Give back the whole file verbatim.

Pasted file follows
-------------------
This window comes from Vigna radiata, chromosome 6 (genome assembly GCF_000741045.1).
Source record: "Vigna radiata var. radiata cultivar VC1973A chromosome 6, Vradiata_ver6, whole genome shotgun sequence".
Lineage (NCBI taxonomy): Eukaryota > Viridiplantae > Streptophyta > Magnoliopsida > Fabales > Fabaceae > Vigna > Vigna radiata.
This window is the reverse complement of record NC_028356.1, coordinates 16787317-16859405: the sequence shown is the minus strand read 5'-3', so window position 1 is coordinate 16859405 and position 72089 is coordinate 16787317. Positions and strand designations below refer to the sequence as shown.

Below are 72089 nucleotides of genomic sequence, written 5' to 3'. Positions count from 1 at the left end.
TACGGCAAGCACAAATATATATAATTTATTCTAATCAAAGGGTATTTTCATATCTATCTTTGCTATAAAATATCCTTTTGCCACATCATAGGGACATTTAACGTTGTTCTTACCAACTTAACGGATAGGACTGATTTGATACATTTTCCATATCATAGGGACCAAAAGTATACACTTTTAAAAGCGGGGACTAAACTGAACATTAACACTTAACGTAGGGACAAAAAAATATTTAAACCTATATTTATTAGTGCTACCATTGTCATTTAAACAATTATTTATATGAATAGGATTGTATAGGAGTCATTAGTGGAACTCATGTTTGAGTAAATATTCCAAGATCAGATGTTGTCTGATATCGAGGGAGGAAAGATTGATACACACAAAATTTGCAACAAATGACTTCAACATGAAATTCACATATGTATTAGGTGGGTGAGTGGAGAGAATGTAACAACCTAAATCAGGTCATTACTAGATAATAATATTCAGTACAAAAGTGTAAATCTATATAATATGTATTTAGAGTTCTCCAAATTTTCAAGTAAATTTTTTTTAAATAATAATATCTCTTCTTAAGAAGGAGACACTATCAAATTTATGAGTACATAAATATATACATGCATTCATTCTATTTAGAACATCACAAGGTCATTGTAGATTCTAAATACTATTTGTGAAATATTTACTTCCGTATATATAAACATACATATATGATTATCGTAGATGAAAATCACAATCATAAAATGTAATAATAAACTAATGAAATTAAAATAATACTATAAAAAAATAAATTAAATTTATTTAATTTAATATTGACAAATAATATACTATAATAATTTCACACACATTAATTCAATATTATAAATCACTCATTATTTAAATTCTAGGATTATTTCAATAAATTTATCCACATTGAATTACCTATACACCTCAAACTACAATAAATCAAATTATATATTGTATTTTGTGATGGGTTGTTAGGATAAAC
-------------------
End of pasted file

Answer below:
This window comes from Vigna radiata, chromosome 6 (genome assembly GCF_000741045.1).
Source record: "Vigna radiata var. radiata cultivar VC1973A chromosome 6, Vradiata_ver6, whole genome shotgun sequence".
Lineage (NCBI taxonomy): Eukaryota > Viridiplantae > Streptophyta > Magnoliopsida > Fabales > Fabaceae > Vigna > Vigna radiata.
This window is the reverse complement of record NC_028356.1, coordinates 16787317-16859405: the sequence shown is the minus strand read 5'-3', so window position 1 is coordinate 16859405 and position 72089 is coordinate 16787317. Positions and strand designations below refer to the sequence as shown.

Below are 72089 nucleotides of genomic sequence, written 5' to 3'. Positions count from 1 at the left end.
TACGGCAAGCACAAATATATATAATTTATTCTAATCAAAGGGTATTTTCATATCTATCTTTGCTATAAAATATCCTTTTGCCACATCATAGGGACATTTAACGTTGTTCTTACCAACTTAACGGATAGGACTGATTTGATACATTTTCCATATCATAGGGACCAAAAGTATACACTTTTAAAAGCGGGGACTAAACTGAACATTAACACTTAACGTAGGGACAAAAAAATATTTAAACCTATATTTATTAGTGCTACCATTGTCATTTAAACAATTATTTATATGAATAGGATTGTATAGGAGTCATTAGTGGAACTCATGTTTGAGTAAATATTCCAAGATCAGATGTTGTCTGATATCGAGGGAGGAAAGATTGATACACACAAAATTTGCAACAAATGACTTCAACATGAAATTCACATATGTATTAGGTGGGTGAGTGGAGAGAATGTAACAACCTAAATCAGGTCATTACTAGATAATAATATTCAGTACAAAAGTGTAAATCTATATAATATGTATTTAGAGTTCTCCAAATTTTCAAGTAAATTTTTTTTAAATAATAATATCTCTTCTTAAGAAGGAGACACTATCAAATTTATGAGTACATAAATATATACATGCATTCATTCTATTTAGAACATCACAAGGTCATTGTAGATTCTAAATACTATTTGTGAAATATTTACTTCCGTATATATAAACATACATATATGATTATCGTAGATGAAAATCACAATCATAAAATGTAATAATAAACTAATGAAATTAAAATAATACTATAAAAAAATAAATTAAATTTATTTAATTTAATATTGACAAATAATATACTATAATAATTTCACACACATTAATTCAATATTATAAATCACTCATTATTTAAATTCTAGGATTATTTCAATAAATTTATCCACATTGAATTACCTATACACCTCAAACTACAATAAATCAAATTATATATTGTATTTTGTGATGGGTTGTTAGGATAAAC